Remote sensing glacier velocity

Velocity data was generated using the intensity tracking algorithm within the European Space Agency (ESA) Sentinel Application Platform (SNAP). Intensity tracking is less precise than interferometry but given the high temporal correlation of glacier surfaces, is much more robust68. The two TerraSAR-X SLCs were calibrated and co-registered together using a DEM-assisted co-registration using a digital elevation model (DEM) derived from airborne LiDAR data provided at 5 m resolution from the Icelandic National Land Survey. Velocities were then calculated using cross-correlation with a 5 × 5 moving window and a search distance of 64 pixels. Any displacements that had a cross-correlation threshold of 0.01 were removed, and the displacements were averaged to a 5 × 5 mean grid and converted to ground range.

Critical effective pressure for icequakes

We have reported a method17 to calculate the critical effective pressure (\(\bar \sigma\)) for icequakes:

$$\begin{array}{*{20}{c}} {\bar \sigma = \frac{{\eta V_{\mathrm{s}}}}{{b - a}} } \end{array}$$
(3)

here η = radiation damping parameter69

$$\begin{array}{*{20}{c}} {\eta = \left( {\frac{1}{{z_i}} + \frac{1}{{z_2}}} \right)^{ - 1}} \end{array}$$
(4)

zi and zb are the shear wave impedances of the ice and bed, Vs = surface velocity, a and b represent frictional parameters. We use the following values zi = 2000 m s−1 17, zb = 150 m s−1 32 (from nearby Breiđamerkurjökull), a = 0.010, b = 0.01517,18,21,40, Vs= 30 m a−1 during the melt season and 10 m a−1 during winter. This method cannot applied where the water pressure exceeds the overburden pressure.

Data availability

Data is available at www.glacsweb.org and from JKH (jhart@soton.ac.uk).

Additional information

Journal peer review information: Nature Communications thanks the anonymous reviewers for their contribution to the peer review of this work.

Publisher’s note: Springer Nature remains neutral with regard to jurisdictional claims in published maps and institutional affiliations.

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Acknowledgements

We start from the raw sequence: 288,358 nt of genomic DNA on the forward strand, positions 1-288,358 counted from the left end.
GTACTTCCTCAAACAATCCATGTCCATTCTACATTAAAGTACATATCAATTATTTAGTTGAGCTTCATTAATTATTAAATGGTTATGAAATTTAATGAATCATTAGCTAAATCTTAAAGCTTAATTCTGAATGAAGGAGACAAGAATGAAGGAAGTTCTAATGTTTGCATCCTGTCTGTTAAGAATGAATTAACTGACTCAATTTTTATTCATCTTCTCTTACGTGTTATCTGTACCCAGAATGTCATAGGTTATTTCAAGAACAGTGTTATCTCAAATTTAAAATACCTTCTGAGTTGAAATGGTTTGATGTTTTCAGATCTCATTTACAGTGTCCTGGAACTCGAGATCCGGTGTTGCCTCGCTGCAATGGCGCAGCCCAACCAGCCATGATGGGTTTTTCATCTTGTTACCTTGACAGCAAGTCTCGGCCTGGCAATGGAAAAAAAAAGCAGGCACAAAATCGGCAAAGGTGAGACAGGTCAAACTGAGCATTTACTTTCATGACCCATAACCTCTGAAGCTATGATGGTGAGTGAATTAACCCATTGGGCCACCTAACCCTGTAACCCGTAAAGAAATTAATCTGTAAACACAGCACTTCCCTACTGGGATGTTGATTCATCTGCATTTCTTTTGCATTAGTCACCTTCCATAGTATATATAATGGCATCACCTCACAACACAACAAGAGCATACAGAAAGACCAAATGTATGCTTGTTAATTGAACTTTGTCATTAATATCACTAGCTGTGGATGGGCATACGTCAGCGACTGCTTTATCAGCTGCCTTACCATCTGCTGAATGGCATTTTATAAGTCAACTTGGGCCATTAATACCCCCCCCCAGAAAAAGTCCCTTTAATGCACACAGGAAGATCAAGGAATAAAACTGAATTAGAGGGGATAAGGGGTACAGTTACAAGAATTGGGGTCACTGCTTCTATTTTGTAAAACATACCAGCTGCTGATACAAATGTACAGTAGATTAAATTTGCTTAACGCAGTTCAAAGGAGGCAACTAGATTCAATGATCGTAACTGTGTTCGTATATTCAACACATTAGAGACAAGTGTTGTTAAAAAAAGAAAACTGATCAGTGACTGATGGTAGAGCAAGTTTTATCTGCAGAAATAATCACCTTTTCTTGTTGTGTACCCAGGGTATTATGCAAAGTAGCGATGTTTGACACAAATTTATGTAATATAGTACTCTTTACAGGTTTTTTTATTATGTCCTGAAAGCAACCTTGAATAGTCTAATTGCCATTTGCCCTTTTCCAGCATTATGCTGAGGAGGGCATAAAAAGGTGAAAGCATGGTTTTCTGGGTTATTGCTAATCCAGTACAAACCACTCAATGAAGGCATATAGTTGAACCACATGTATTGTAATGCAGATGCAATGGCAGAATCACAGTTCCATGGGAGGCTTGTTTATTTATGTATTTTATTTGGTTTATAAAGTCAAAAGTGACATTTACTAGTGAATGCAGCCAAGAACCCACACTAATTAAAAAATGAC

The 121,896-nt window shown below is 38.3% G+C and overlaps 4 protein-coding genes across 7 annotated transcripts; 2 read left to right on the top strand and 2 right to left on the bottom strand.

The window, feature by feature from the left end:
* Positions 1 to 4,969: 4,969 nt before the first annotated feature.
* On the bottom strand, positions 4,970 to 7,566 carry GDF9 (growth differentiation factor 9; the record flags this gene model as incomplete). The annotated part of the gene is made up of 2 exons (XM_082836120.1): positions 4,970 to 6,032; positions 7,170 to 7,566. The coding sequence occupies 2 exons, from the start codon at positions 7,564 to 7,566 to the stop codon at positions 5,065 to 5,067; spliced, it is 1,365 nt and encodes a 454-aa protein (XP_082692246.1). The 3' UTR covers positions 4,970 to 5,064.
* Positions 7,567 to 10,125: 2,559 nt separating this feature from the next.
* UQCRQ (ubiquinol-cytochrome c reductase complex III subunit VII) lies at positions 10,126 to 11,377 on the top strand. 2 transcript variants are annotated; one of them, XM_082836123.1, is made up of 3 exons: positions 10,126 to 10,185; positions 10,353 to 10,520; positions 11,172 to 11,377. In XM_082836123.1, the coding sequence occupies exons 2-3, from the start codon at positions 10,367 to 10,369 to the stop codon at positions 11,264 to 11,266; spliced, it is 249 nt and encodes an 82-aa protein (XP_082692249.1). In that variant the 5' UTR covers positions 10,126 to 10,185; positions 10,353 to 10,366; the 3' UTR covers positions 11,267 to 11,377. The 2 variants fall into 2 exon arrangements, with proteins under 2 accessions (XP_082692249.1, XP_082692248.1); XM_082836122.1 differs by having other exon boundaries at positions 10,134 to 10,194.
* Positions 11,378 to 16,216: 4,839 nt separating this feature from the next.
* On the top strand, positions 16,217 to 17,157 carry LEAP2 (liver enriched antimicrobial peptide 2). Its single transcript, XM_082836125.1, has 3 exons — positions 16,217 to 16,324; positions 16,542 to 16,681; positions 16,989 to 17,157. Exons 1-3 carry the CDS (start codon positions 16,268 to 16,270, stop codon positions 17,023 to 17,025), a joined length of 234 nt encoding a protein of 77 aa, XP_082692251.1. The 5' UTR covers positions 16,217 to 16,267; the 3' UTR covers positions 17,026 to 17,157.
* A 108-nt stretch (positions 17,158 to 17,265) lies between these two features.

The authors would like to thank the Glacsweb Iceland teams 2008, 2011 and 2012 for help with data collection, particularly Dirk de Jager, Jeff Gough, Graeme Bragg and Tyler Ward for electronics design and debugging. Thanks also go to Lyn Aspden and Mark Dover in the Cartographic Unit for figure preparation. We would also like to thank three helpful reviewers for their very beneficial comments on earlier drafts. This research was funded by EPSRC (EP/C511050/1), Leverhulme (F/00 180/AK) and the National Geographic (GEFNE45-12) and the GPR and Leica 1200 GPS units were loaned from the NERC Geophysical Equipment Facility.

Author information

Affiliations

  1. Geography and Environment, University of Southampton, Southampton, SO17 1BJ, UK

    • Jane K. Hart
  2. Electronics and Computer Science, University of Southampton, Southampton, SO17 1BJ, UK

    • Kirk Martinez
    • , Philip J. Basford
    •  & David S. Young
  3. Winchester College, College St, Winchester, SO23 9NA, UK

    • Alexander I. Clayton
  4. Department of Geography, University of Bergen, Bergen, 5020, Norway

    • Benjamin A. Robson

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Contributions

J.K.H. and K.M. designed the study. J.K.H. carried out the data analysis. K.M. and P.J.B. designed the sensor network system, probes and geophones, as well as the software. D.S.Y. calculated the melt. A.I.C. was the postgraduate student on the project. B.A.R. derived the remotely sensed surface velocity. J.K.H. wrote the manuscript with input from all authors.

Competing interests

The authors declare no competing interests.

Corresponding author

Correspondence to Jane K. Hart.

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https://doi.org/10.1038/s41467-019-09547-6